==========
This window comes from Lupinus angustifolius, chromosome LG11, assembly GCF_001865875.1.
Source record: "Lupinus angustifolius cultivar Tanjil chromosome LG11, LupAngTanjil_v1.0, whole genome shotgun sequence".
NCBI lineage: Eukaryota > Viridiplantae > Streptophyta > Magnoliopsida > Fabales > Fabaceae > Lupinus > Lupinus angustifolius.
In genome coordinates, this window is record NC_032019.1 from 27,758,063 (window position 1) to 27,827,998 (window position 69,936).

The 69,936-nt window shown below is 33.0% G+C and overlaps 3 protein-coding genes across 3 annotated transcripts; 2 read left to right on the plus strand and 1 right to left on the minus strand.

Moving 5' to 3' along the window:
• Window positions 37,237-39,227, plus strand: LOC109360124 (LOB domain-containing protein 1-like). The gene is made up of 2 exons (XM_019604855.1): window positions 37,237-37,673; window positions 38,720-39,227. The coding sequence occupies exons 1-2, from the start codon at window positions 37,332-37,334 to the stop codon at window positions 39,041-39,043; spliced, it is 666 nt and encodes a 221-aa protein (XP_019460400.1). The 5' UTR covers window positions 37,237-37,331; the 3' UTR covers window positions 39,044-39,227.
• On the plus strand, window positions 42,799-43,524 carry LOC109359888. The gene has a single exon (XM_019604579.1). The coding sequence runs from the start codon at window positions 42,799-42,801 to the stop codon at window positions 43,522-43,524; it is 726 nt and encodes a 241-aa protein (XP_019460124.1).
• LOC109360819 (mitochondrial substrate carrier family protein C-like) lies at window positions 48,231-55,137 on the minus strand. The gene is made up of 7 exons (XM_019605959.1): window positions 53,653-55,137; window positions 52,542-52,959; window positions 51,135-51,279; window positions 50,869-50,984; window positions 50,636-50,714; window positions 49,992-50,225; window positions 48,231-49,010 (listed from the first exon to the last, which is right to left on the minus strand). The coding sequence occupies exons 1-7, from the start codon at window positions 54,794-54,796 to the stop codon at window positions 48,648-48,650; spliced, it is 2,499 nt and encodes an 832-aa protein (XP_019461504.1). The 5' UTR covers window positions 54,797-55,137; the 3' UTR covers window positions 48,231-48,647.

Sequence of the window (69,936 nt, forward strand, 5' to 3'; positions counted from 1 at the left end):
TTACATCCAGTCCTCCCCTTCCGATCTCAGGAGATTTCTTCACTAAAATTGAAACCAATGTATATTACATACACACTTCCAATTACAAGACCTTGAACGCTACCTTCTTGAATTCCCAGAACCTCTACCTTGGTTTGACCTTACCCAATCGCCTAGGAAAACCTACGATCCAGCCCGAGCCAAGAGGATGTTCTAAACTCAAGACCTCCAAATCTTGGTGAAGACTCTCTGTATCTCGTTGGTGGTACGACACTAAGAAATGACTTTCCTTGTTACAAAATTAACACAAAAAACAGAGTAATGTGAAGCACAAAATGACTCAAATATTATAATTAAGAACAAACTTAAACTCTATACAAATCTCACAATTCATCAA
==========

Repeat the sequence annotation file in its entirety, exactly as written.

This window comes from Lupinus angustifolius, chromosome LG11, assembly GCF_001865875.1.
Source record: "Lupinus angustifolius cultivar Tanjil chromosome LG11, LupAngTanjil_v1.0, whole genome shotgun sequence".
NCBI lineage: Eukaryota > Viridiplantae > Streptophyta > Magnoliopsida > Fabales > Fabaceae > Lupinus > Lupinus angustifolius.
In genome coordinates, this window is record NC_032019.1 from 27,758,063 (window position 1) to 27,827,998 (window position 69,936).

The 69,936-nt window shown below is 33.0% G+C and overlaps 3 protein-coding genes across 3 annotated transcripts; 2 read left to right on the plus strand and 1 right to left on the minus strand.

Moving 5' to 3' along the window:
• Window positions 37,237-39,227, plus strand: LOC109360124 (LOB domain-containing protein 1-like). The gene is made up of 2 exons (XM_019604855.1): window positions 37,237-37,673; window positions 38,720-39,227. The coding sequence occupies exons 1-2, from the start codon at window positions 37,332-37,334 to the stop codon at window positions 39,041-39,043; spliced, it is 666 nt and encodes a 221-aa protein (XP_019460400.1). The 5' UTR covers window positions 37,237-37,331; the 3' UTR covers window positions 39,044-39,227.
• On the plus strand, window positions 42,799-43,524 carry LOC109359888. The gene has a single exon (XM_019604579.1). The coding sequence runs from the start codon at window positions 42,799-42,801 to the stop codon at window positions 43,522-43,524; it is 726 nt and encodes a 241-aa protein (XP_019460124.1).
• LOC109360819 (mitochondrial substrate carrier family protein C-like) lies at window positions 48,231-55,137 on the minus strand. The gene is made up of 7 exons (XM_019605959.1): window positions 53,653-55,137; window positions 52,542-52,959; window positions 51,135-51,279; window positions 50,869-50,984; window positions 50,636-50,714; window positions 49,992-50,225; window positions 48,231-49,010 (listed from the first exon to the last, which is right to left on the minus strand). The coding sequence occupies exons 1-7, from the start codon at window positions 54,794-54,796 to the stop codon at window positions 48,648-48,650; spliced, it is 2,499 nt and encodes an 832-aa protein (XP_019461504.1). The 5' UTR covers window positions 54,797-55,137; the 3' UTR covers window positions 48,231-48,647.

Sequence of the window (69,936 nt, forward strand, 5' to 3'; positions counted from 1 at the left end):
TTACATCCAGTCCTCCCCTTCCGATCTCAGGAGATTTCTTCACTAAAATTGAAACCAATGTATATTACATACACACTTCCAATTACAAGACCTTGAACGCTACCTTCTTGAATTCCCAGAACCTCTACCTTGGTTTGACCTTACCCAATCGCCTAGGAAAACCTACGATCCAGCCCGAGCCAAGAGGATGTTCTAAACTCAAGACCTCCAAATCTTGGTGAAGACTCTCTGTATCTCGTTGGTGGTACGACACTAAGAAATGACTTTCCTTGTTACAAAATTAACACAAAAAACAGAGTAATGTGAAGCACAAAATGACTCAAATATTATAATTAAGAACAAACTTAAACTCTATACAAATCTCACAATTCATCAA